OS: Windows 7. I'm 90% sure you don't have any budget left for this, and it's completely unnecessary. I'd go with the full retail version so you can move it to a new build.

Honestly, I'd start saving for a new build. The LGA775 socket is extremely dead, as is DDR2 and that GPU certainly isn't good any more. In fact, depending on the prices over there, it's possible you could get a new build for under the budget. Here's what to look at:

CPU: X3 440
Mobo: Gigabyte GA-790XTA-UD4 or ASRock 870 Extreme3 (or any USB 3/SATA III board with 8x/8x Crossfire from Gigabyte, Asus, ASRock or MSI)
RAM: Any non-OCZ 2x2 GB set of DDR3 1600 mhz CAS Latency 7. This will help with overclocking.
GPU: Same as above, but likely the 5770
HDD: Same as above
Case: Use your current one, or if you want a new one, check out the Coolermaster Elite, Antec 300 (or 300 Illusion), Coolermaster Centurion 5 or Coolermaster 690.
PSU: Use your current one.
August 21, 2010 3:30:20 AM

Scan has a 5850 for just under £220.
A Samsung HD502HJ runs £33.
Add a new monitor if you really need to.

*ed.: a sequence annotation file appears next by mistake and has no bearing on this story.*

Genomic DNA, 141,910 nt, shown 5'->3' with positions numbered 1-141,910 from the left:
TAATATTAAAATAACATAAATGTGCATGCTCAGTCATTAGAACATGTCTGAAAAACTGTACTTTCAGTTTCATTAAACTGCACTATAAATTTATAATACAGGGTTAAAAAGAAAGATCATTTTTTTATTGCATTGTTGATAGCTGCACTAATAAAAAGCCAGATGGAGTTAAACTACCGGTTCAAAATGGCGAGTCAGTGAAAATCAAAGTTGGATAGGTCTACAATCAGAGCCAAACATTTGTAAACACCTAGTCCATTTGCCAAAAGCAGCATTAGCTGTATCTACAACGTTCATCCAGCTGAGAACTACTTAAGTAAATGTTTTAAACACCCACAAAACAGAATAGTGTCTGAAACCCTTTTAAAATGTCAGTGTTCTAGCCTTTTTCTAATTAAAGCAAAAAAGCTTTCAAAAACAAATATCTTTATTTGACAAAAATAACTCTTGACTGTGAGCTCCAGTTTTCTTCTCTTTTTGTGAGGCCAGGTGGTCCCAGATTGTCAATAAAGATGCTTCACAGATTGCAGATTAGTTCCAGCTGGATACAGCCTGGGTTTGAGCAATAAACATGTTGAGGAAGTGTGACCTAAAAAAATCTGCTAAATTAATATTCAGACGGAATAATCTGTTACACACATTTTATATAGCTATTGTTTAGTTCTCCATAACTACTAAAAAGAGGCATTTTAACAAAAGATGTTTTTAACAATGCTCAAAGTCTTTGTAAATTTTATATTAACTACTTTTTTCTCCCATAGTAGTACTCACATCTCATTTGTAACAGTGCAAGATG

The 2GB memory limit is not a killer using XP,
Given the OC >3GHz, your current CPU will work just fine here.
Win 7 64bit will offer DX11, but MadAdmiral is right that you don't really need it.
Wait until you build a new system (with a new mobo and an SSD) to get Win7.
LGA775 is dead in terms of upgrade potential, but has plenty of life left as your
current system.
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August 21, 2010 12:58:05 PM

Thanks for the advice guys, I'll hold off on Windows 7 for now.

I am going to go for a complete new build in just over a year's time, so just want to boost my system a little in the interim to see me through.

The reason for holding off is that I'm going to be looking to buy a house in 9-12 months from now, so want to get that out of the way first before deciding how much to spend, but it would probably be in the region of £1,000 ($1,500).